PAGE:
Top 8 Things That Hold You Back at Work


Having a successful career is a goal that's been imprinted in our minds ever since we were young. School, post-grad programs, professional development courses--everything leads up to building a rewarding career, a professional image, and a successful lifestyle. Since catapulting your career can benefit your life as a whole, it's no surprise that people try their best when they've achieved a position that they enjoy. However, sometimes, there are factors both in and out of our control that can adversely affect our work.

Here are 8 things that can hold you back at work:

1. Over-sized Egos Having an ego can boost your confidence. However, there's a very fine line between confidence and arrogance. An over-sized ego can project a negative attitude. There's nothing professional about a snob that refuses to do certain projects that are "beneath" her. That level of unwillingness hurts you professionally because it shows that you're not a team-player.

2. Relationships Relationships are tricky to navigate at the office. Whether they're romantic or purely platonic, relationships of any kind can impact your performance at work. Nobody wants to be seen as a suck-up to their peers, but impressions are easily misconstrued when close bonds begin to form.

3. Lack of Professional Advancement You could land a dream job and excel with your skillet, but what happens after a year or two? If you're already in a senior executive position, then it's that much harder to get promoted if the next promotion is director or CEO. More often than not, those positions are already filled, which leaves you with little room to grow professional. This is a pivotal point in your career that can bring a sense of accomplishment but also bring a sense of urgency to find a new organization for professional advancement.

4. Lack of Professional Image Your image is about more than just what you wear. It's also about how you present yourself, your attitude, and more importantly your work ethics. Learn to stay optimistic--even during hard times. Always present the best version of yourself. People will only take you as seriously as they perceive you. If they have negative perceptions of you, then you can bet that this will adversely affect your work performance.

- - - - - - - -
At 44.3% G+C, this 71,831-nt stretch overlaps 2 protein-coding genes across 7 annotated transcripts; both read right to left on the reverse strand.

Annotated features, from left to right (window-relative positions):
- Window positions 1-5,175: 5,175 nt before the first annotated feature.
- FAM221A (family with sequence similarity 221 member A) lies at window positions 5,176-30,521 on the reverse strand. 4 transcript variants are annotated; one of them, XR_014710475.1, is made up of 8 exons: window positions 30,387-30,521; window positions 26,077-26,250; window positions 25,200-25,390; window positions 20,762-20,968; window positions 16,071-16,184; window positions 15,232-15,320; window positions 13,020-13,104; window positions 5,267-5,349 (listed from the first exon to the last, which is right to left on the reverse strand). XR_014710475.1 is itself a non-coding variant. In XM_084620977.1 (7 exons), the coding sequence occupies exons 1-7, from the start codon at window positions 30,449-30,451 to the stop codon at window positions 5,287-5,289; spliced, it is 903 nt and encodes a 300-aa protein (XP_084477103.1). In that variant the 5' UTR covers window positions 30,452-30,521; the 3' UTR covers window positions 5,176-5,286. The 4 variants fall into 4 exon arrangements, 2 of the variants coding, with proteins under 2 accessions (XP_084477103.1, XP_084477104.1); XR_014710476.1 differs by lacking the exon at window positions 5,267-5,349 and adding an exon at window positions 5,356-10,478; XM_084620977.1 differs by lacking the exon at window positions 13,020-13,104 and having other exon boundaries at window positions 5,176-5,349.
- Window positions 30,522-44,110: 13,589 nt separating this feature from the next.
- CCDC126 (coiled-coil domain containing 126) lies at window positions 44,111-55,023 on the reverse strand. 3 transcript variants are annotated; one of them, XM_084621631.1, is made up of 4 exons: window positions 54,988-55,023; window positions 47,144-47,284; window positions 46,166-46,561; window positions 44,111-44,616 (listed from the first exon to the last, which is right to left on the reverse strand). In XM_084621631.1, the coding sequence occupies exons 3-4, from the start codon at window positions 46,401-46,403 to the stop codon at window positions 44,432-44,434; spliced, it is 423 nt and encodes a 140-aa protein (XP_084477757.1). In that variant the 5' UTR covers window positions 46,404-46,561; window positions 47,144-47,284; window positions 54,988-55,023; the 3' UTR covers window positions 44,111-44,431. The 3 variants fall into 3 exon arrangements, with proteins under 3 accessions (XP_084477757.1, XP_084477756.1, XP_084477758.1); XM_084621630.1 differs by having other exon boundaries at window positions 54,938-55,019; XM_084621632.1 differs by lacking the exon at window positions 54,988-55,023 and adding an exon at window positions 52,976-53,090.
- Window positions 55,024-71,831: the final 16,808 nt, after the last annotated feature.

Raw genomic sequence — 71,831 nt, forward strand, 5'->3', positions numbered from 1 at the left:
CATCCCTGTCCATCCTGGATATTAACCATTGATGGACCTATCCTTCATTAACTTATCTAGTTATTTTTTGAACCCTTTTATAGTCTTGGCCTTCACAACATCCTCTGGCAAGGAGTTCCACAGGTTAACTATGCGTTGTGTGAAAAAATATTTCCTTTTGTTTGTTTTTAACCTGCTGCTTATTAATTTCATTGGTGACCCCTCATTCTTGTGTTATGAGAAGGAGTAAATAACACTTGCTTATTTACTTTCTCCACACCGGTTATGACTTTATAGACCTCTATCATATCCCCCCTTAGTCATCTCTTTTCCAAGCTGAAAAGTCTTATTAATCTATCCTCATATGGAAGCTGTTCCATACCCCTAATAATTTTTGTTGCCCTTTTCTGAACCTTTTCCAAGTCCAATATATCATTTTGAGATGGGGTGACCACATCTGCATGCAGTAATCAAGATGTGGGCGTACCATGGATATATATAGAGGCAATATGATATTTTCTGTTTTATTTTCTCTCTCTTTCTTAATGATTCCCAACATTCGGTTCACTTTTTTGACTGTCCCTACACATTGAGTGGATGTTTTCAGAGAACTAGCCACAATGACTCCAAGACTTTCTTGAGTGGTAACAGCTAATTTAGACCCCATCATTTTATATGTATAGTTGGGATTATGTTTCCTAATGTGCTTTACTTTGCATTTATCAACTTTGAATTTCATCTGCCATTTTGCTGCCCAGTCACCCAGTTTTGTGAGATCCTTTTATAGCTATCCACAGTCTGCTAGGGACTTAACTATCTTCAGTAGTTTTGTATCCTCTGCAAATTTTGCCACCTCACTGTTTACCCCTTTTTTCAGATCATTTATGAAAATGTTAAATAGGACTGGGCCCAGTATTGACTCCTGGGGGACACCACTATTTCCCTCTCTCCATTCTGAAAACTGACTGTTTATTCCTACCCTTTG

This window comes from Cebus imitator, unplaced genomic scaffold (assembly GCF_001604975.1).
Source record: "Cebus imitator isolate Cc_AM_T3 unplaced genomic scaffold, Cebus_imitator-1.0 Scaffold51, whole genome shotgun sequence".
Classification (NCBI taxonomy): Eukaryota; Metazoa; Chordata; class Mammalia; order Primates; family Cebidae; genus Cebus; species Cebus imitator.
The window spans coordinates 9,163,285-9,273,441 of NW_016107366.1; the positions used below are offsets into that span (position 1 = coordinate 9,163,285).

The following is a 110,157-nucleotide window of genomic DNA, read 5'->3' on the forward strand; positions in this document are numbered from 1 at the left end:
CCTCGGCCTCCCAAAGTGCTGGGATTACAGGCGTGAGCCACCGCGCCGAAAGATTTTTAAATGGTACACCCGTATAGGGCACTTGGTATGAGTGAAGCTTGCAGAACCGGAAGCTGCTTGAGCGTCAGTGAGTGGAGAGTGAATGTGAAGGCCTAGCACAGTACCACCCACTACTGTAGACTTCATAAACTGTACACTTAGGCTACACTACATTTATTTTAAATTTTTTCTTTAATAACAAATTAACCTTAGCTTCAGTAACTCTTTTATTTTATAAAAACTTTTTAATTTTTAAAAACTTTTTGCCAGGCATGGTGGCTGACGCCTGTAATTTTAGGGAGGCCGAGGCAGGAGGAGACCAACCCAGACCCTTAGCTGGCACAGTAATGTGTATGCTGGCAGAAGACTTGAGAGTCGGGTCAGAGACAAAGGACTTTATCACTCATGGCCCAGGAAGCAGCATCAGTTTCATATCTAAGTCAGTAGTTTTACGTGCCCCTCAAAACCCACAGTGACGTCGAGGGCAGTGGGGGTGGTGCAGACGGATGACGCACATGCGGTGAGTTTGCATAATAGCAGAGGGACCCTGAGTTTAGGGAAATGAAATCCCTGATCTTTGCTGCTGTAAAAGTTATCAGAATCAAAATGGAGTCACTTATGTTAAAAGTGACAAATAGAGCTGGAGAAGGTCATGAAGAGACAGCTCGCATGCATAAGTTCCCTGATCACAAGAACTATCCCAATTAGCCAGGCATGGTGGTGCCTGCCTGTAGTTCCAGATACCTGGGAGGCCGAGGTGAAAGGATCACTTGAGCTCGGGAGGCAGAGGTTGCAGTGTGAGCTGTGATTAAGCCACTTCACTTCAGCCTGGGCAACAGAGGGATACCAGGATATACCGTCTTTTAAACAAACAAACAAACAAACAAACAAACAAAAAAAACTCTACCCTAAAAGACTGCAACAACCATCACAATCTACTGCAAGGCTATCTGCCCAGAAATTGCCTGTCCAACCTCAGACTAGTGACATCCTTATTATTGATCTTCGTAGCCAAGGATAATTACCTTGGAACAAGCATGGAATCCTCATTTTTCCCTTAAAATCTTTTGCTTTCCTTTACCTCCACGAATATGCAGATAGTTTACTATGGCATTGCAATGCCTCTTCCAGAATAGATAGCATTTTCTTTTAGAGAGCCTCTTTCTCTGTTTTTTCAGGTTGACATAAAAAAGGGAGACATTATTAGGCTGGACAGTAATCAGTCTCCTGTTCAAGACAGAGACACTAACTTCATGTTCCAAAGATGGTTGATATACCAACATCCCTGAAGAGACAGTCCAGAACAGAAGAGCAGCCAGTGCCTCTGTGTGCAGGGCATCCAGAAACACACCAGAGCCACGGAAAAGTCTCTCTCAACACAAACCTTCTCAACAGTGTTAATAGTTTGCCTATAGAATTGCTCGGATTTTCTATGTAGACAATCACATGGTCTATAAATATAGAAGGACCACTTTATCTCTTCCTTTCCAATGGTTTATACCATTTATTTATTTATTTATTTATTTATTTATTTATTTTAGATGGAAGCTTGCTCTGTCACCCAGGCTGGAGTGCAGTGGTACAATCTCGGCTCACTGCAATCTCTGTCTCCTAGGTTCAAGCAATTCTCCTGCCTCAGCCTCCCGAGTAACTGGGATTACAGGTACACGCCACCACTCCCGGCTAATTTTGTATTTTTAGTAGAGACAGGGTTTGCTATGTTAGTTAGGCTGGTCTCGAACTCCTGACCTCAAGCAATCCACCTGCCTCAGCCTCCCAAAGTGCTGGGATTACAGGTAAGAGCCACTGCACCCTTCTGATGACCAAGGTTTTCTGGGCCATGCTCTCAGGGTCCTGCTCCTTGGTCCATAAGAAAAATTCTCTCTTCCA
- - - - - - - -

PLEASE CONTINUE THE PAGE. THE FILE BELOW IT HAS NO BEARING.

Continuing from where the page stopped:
5. Lack of Networking In networking, there's a saying: it's not about what you know, but who you know. This much is true. You could be the best at what you do and naturally assume that your superiors will notice this when promotions come along. However, your superiors could be more familiar with someone else--another colleague, a friend, or a relative--that is equally (or unfortunately less than) qualified for the same role, and this relationship could outweigh your professional qualification. Networking is absolutely critical to establishing professional connections.

6. Poor Leadership Being a leader is a privilege, and a leadership role holds a lot of power and responsibility. Unfortunately, some people are equipped for leadership roles, and others suffer as a consequence. Having a poor leader can directly or indirectly hold you back from career possibilities. A great leader should inspire you to do better--not hold you back from achieving your full potential.

7. Long Commutes Commuting is a normal part in today's working world, but long commutes can be exhausting. You're only human after all. How many hours in a car, bus, or train can you endure before the daily commute becomes unbearable? If your commute is one-hour each way, then you're already spending 10 hours each week just commuting to work. That's longer than your average workday at the office! It's exhausting. This exhaustion can take a toll on your mental and physical health, and it'll affect the quality of your work in the long run.

8. Constant Comparisons Someone will always be better prepared, smarter, and look more professional than you. At least, that's how you'll perceive it. By constantly comparing yourself to others, you'll only undermine your own potential and set yourself up for disappointment and failure. Instead, take pride in yourself, and stop constantly comparing yourself to others.

No matter who you are, there will always be certain factors or obstacles that will hold you back in your career. Learn when to recognize these obstacles, and find ways to eliminate them before they hinder your career.

How do you overcome obstacles in your career? Share with us!